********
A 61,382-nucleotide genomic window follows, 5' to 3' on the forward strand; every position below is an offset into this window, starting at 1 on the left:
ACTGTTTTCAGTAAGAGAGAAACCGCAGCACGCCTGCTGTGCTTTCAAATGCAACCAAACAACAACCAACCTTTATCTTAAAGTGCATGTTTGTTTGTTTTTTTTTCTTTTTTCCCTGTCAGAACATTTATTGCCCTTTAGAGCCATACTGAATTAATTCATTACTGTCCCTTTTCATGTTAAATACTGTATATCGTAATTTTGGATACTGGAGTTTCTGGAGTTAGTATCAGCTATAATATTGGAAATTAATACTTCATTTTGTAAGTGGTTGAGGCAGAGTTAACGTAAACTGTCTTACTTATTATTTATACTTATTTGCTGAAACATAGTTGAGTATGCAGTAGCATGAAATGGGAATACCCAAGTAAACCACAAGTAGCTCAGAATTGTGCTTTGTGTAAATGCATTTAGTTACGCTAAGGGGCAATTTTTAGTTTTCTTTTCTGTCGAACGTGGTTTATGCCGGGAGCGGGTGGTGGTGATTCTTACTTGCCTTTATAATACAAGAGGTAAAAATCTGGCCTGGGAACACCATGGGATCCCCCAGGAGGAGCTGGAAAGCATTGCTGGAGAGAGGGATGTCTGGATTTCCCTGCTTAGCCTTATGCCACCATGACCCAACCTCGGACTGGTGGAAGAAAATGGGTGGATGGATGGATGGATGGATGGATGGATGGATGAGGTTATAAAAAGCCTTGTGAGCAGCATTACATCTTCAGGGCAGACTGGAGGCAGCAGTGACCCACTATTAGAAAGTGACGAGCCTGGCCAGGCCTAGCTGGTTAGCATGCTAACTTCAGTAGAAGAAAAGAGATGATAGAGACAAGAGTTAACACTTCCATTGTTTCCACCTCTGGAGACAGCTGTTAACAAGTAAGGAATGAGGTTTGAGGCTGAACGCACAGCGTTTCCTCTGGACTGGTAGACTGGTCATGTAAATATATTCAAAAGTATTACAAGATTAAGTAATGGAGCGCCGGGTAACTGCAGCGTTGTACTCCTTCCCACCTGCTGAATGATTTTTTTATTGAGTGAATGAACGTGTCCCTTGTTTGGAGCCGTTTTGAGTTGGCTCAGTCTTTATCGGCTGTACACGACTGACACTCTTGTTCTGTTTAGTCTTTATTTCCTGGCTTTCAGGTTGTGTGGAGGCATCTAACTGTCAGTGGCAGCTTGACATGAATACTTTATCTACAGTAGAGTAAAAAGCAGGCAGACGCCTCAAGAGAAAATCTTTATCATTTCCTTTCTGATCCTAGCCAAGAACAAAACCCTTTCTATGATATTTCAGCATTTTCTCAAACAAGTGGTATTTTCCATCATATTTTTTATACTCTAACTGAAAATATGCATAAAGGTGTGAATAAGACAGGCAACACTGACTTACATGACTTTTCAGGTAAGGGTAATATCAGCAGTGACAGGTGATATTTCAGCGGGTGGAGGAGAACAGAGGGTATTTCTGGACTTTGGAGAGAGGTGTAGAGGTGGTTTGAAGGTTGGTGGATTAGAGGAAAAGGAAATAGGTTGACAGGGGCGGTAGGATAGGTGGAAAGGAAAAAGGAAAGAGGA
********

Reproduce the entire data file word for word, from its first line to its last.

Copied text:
A 61,382-nucleotide genomic window follows, 5' to 3' on the forward strand; every position below is an offset into this window, starting at 1 on the left:
ACTGTTTTCAGTAAGAGAGAAACCGCAGCACGCCTGCTGTGCTTTCAAATGCAACCAAACAACAACCAACCTTTATCTTAAAGTGCATGTTTGTTTGTTTTTTTTTCTTTTTTCCCTGTCAGAACATTTATTGCCCTTTAGAGCCATACTGAATTAATTCATTACTGTCCCTTTTCATGTTAAATACTGTATATCGTAATTTTGGATACTGGAGTTTCTGGAGTTAGTATCAGCTATAATATTGGAAATTAATACTTCATTTTGTAAGTGGTTGAGGCAGAGTTAACGTAAACTGTCTTACTTATTATTTATACTTATTTGCTGAAACATAGTTGAGTATGCAGTAGCATGAAATGGGAATACCCAAGTAAACCACAAGTAGCTCAGAATTGTGCTTTGTGTAAATGCATTTAGTTACGCTAAGGGGCAATTTTTAGTTTTCTTTTCTGTCGAACGTGGTTTATGCCGGGAGCGGGTGGTGGTGATTCTTACTTGCCTTTATAATACAAGAGGTAAAAATCTGGCCTGGGAACACCATGGGATCCCCCAGGAGGAGCTGGAAAGCATTGCTGGAGAGAGGGATGTCTGGATTTCCCTGCTTAGCCTTATGCCACCATGACCCAACCTCGGACTGGTGGAAGAAAATGGGTGGATGGATGGATGGATGGATGGATGGATGGATGAGGTTATAAAAAGCCTTGTGAGCAGCATTACATCTTCAGGGCAGACTGGAGGCAGCAGTGACCCACTATTAGAAAGTGACGAGCCTGGCCAGGCCTAGCTGGTTAGCATGCTAACTTCAGTAGAAGAAAAGAGATGATAGAGACAAGAGTTAACACTTCCATTGTTTCCACCTCTGGAGACAGCTGTTAACAAGTAAGGAATGAGGTTTGAGGCTGAACGCACAGCGTTTCCTCTGGACTGGTAGACTGGTCATGTAAATATATTCAAAAGTATTACAAGATTAAGTAATGGAGCGCCGGGTAACTGCAGCGTTGTACTCCTTCCCACCTGCTGAATGATTTTTTTATTGAGTGAATGAACGTGTCCCTTGTTTGGAGCCGTTTTGAGTTGGCTCAGTCTTTATCGGCTGTACACGACTGACACTCTTGTTCTGTTTAGTCTTTATTTCCTGGCTTTCAGGTTGTGTGGAGGCATCTAACTGTCAGTGGCAGCTTGACATGAATACTTTATCTACAGTAGAGTAAAAAGCAGGCAGACGCCTCAAGAGAAAATCTTTATCATTTCCTTTCTGATCCTAGCCAAGAACAAAACCCTTTCTATGATATTTCAGCATTTTCTCAAACAAGTGGTATTTTCCATCATATTTTTTATACTCTAACTGAAAATATGCATAAAGGTGTGAATAAGACAGGCAACACTGACTTACATGACTTTTCAGGTAAGGGTAATATCAGCAGTGACAGGTGATATTTCAGCGGGTGGAGGAGAACAGAGGGTATTTCTGGACTTTGGAGAGAGGTGTAGAGGTGGTTTGAAGGTTGGTGGATTAGAGGAAAAGGAAATAGGTTGACAGGGGCGGTAGGATAGGTGGAAAGGAAAAAGGAAAGAGGA